A legacy of leadership: Rob and Maya Kirkland
This father-daughter duo share a unique experience that not many have–the opportunity to learn from the same program, 20 years apart.
The bond between a father and daughter can be a special one, and it becomes even more extraordinary when they share the same passions and goals.
And the bond holds true for Rob and Maya Kirkland – a father-daughter duo who both participated in the Leadership Development Program at Johns Hopkins Carey Business School.
Rob (MBA ’02) completed the Leadership Development Program in 2000, and Maya is a current LDP student graduating in May 2023.
Both Kirklands enrolled in the Leadership Development program as an introduction to full-time graduate studies—Maya wanting to get exposure to MBA courses and build a community of support, and Rob, fresh off a six-and-a-half-year stint with the United States Army, wanting to get back in the swing of school.
Rob works at Amazon as the finance director of the North America stores consumables business. Many of his day-to-day responsibilities include working on some of the most exciting businesses at Amazon like health and personal care, pets, and grocery.
His daughter Maya is a change management consultant with Box, a cloud content management company that empowers organizations to rethink the way they securely connect their people, information, and applications.
A shared experience
As Maya explained her reason for joining LDP, she mentioned her father’s experience was always in the back of her mind.
“He gave me information on why the program would be a good fit for me, what I’d get out of it, and how it would help me in the future, especially with where I am now in my career,” she said.
Rob also spoke to Maya about James Calvin, the academic program director for LDP. Rob has kept a relationship with the professor for over 20 years, and he’s told Maya about his experience and the wealth of knowledge she would gain from Calvin while in the program.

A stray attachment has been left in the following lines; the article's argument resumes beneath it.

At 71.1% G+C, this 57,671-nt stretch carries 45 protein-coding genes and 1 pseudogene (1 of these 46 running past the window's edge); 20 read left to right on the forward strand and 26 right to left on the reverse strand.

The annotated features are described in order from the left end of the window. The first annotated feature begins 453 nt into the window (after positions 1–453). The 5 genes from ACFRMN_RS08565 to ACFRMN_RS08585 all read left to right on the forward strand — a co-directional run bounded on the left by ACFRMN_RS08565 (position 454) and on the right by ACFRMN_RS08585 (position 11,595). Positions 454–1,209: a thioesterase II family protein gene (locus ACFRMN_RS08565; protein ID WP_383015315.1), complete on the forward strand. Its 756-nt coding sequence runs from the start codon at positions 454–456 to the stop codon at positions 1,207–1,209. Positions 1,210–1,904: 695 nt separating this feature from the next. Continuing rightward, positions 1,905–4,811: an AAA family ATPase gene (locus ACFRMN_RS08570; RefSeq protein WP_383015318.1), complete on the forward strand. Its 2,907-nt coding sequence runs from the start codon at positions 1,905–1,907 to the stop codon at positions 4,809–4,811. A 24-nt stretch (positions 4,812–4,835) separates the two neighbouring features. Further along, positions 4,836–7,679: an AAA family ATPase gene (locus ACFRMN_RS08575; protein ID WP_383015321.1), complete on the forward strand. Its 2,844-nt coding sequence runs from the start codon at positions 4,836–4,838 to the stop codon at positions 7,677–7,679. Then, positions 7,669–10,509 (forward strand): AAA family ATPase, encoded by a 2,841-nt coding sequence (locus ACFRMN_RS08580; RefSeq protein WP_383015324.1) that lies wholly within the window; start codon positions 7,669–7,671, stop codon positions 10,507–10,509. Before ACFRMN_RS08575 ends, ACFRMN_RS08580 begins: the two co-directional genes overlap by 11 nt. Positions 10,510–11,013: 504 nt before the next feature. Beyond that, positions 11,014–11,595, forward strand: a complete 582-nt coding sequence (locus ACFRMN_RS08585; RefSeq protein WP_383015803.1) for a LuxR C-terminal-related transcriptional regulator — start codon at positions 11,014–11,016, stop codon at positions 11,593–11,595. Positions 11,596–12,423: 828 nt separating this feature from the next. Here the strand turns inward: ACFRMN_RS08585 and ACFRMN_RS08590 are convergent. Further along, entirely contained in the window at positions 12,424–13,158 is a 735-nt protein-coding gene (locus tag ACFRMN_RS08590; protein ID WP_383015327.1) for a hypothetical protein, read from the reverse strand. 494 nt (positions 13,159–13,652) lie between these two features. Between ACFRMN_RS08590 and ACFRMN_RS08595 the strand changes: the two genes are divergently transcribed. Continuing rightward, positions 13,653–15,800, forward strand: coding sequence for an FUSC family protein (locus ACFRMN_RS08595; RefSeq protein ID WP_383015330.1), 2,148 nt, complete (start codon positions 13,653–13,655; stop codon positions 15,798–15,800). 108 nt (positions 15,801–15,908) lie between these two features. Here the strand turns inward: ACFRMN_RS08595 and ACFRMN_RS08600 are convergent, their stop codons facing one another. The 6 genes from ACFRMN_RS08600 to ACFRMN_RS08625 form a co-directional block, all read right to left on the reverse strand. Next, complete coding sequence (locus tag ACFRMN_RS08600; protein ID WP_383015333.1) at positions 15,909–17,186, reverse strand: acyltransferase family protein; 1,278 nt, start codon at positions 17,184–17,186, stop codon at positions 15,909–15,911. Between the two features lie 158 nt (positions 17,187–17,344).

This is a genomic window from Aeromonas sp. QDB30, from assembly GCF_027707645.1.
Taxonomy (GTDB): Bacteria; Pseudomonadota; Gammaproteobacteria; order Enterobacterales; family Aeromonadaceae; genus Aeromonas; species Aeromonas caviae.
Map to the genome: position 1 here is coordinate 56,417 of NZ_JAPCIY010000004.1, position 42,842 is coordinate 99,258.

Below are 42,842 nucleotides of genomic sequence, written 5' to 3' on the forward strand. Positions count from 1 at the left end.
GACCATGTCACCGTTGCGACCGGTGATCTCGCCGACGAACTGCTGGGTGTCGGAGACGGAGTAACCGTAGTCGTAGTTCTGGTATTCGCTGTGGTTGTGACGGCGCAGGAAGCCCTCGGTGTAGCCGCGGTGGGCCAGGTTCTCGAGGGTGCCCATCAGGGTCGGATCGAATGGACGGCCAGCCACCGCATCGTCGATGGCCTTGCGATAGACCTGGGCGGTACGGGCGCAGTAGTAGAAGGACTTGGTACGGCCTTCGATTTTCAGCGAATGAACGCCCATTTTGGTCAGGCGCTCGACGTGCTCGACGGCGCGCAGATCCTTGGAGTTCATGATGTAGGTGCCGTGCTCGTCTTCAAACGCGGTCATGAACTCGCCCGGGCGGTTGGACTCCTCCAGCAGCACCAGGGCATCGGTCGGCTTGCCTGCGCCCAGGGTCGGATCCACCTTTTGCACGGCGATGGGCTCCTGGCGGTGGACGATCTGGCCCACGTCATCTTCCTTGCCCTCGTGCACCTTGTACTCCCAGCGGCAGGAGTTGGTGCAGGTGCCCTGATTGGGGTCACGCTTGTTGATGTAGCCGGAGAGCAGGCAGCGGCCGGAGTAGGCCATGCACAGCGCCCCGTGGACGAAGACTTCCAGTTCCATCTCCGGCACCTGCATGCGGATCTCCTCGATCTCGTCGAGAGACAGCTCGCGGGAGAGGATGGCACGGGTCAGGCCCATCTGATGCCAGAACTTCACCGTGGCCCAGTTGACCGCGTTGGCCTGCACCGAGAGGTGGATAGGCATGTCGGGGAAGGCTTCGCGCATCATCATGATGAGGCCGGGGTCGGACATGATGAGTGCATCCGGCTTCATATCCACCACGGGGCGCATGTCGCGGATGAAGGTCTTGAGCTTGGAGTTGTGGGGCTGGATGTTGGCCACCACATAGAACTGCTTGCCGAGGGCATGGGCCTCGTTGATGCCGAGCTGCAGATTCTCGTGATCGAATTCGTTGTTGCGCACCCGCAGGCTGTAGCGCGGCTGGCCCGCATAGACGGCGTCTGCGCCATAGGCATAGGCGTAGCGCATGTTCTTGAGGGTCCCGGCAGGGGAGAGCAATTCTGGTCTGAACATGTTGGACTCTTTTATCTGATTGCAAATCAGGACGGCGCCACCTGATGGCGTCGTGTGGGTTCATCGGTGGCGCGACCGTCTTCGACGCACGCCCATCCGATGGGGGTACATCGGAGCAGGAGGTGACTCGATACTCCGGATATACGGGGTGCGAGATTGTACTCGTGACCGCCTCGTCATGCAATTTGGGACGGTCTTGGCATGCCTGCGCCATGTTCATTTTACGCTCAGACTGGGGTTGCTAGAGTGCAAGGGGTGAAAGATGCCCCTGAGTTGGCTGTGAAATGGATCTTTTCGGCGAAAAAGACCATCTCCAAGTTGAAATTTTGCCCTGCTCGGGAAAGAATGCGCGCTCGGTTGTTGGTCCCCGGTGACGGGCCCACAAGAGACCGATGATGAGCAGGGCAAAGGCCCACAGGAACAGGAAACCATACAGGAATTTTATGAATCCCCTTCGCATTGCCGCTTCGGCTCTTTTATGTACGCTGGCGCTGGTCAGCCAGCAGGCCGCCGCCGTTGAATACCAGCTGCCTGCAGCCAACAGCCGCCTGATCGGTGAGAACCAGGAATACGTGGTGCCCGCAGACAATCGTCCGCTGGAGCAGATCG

But for the most part, Maya says she really wanted her father to be a mentor, someone with whom she could share information or issues who would allow her to problem-solve on her own.
Rob laughed, saying, “Maya acted as her own agency. She signed up, reached out, and is now connecting with the instructors and other participants to learn valuable career information. And it makes me proud because I know she will walk away with the same personal and professional growth that I did. I’m a proud dad.”
Rob says he is still carrying the knowledge from the program in this phase of his life. He is still in contact with his LDP colleagues and utilizes his network when helping other people. And he uses what he’s gained from the program at Amazon.
“Amazon has leadership principles similar to the ones taught in the program,” he said. “Many of the lessons we learned line up with what Amazon’s leadership is built on. We continue to build upon our diversity initiatives at Amazon, so a lot of those conversations we had in courses throughout LDP show up in my conversations today.”
Maya is reaping the same benefits. As someone who speaks with customers daily to help them strategize the best ways to adopt the tools into their organization and ensure they are comfortable using it, she says LDP has given her a new perspective on how to speak with customers, leaders, and her executive teams.
“I’m a better leader because of it. I can now speak their language and understand the executive team’s goals for the organization and what’s driving them,” Maya said. “We’ve had many conversations focused on our strengths and what we bring to the table. And to learn my own strengths and be able to pick up different learning lessons from each other, it has helped so much.”
Maya says LDP lit a fire under her father’s transformational exposure and leadership experience. And the networks she built, the experience of learning from Calvin, and the biggest lesson–how to be a global leader—are all key takeaways that Maya says will be with her for her entire professional career.
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A legacy of leaders
It’s not every day that you hear of a legacy family in the Leadership Development Program. In fact, the Kirklands are the first.
“You want your children to have the same impactful experiences as you did,” Rob said. “And at the end of the day, I’m happy she is having this opportunity because I can empathetically understand a lot of things she talks about. It’s even better to be able to look back and see how far Carey Business School has come since I was in the program and the new opportunities she will now have.”
Maya’s parting words? She said she knows what she brings to the table. Through conversations with her cohort and the LDP instructors, she has picked up different learning lessons from each phase of the program. And each lesson has given her the strength to show her value as a young professional.
“It’s an experience I can’t imagine not having.”
Sharing LDP has been a bonding experience for the already close father-daughter pair. Rob regularly celebrates Maya’s achievements thus far, and Maya acknowledges her father’s continued encouragement. In leadership and in life, that kind of support is one of the most important lessons there is.